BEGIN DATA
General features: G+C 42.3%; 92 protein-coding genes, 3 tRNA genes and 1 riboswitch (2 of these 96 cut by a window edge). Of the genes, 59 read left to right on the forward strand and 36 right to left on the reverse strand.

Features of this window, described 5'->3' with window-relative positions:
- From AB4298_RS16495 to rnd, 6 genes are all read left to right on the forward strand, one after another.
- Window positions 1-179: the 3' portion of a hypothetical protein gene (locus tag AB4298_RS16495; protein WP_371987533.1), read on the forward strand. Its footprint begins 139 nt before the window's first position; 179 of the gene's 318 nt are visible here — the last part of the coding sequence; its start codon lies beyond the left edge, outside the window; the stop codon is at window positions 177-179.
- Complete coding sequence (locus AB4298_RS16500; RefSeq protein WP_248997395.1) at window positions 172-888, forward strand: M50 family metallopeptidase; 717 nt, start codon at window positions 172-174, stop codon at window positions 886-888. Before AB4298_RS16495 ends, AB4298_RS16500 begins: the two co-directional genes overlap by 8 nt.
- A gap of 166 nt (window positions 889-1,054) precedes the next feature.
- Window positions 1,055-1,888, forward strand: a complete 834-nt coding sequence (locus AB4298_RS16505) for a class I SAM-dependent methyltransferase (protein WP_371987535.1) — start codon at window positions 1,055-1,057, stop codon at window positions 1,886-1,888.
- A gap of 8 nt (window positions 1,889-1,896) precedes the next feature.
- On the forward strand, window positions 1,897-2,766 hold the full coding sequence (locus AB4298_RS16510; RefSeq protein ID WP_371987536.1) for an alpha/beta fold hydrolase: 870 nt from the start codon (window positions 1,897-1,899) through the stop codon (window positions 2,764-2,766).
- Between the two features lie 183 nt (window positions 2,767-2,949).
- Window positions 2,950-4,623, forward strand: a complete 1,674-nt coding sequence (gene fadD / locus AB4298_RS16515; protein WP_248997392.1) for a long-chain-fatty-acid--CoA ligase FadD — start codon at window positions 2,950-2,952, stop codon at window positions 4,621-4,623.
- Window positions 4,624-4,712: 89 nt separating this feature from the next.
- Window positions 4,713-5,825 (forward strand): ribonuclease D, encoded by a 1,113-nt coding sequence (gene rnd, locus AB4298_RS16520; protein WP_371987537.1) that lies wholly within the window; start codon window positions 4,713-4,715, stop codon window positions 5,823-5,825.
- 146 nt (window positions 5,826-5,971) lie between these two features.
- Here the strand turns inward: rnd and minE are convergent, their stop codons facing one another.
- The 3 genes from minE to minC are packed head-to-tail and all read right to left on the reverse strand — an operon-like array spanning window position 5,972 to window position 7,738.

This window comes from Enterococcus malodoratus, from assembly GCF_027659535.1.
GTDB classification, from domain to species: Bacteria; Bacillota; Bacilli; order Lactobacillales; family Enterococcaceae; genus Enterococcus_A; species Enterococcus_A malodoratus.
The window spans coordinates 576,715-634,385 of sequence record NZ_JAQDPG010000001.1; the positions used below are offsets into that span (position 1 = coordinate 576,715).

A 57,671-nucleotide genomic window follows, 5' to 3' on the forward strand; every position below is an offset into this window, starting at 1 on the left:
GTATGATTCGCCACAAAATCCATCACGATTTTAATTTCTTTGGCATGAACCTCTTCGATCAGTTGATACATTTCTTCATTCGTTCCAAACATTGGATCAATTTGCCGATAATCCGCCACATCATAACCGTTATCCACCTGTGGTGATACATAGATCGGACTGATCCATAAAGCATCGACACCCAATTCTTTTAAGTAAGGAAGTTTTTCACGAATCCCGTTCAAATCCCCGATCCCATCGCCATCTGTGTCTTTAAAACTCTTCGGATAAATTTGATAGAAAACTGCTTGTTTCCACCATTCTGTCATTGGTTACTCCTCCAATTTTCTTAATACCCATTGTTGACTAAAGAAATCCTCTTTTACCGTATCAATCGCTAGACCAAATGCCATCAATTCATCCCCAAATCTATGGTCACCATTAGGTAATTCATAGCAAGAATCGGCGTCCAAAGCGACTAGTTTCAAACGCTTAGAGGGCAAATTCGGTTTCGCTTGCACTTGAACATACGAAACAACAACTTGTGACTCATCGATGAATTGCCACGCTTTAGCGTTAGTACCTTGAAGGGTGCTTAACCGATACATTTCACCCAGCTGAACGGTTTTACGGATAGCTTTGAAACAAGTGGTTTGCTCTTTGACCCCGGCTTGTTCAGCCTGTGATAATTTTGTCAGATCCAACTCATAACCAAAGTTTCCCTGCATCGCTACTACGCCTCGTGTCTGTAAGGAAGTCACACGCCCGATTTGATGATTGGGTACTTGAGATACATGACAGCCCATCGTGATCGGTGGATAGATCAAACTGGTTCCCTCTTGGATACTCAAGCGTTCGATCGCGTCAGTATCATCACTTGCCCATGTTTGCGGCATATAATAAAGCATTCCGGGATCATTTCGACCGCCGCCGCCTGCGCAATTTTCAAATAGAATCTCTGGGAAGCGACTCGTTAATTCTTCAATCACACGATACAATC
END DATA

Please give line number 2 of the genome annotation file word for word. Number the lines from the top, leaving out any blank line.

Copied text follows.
Features of this window, described 5'->3' with window-relative positions: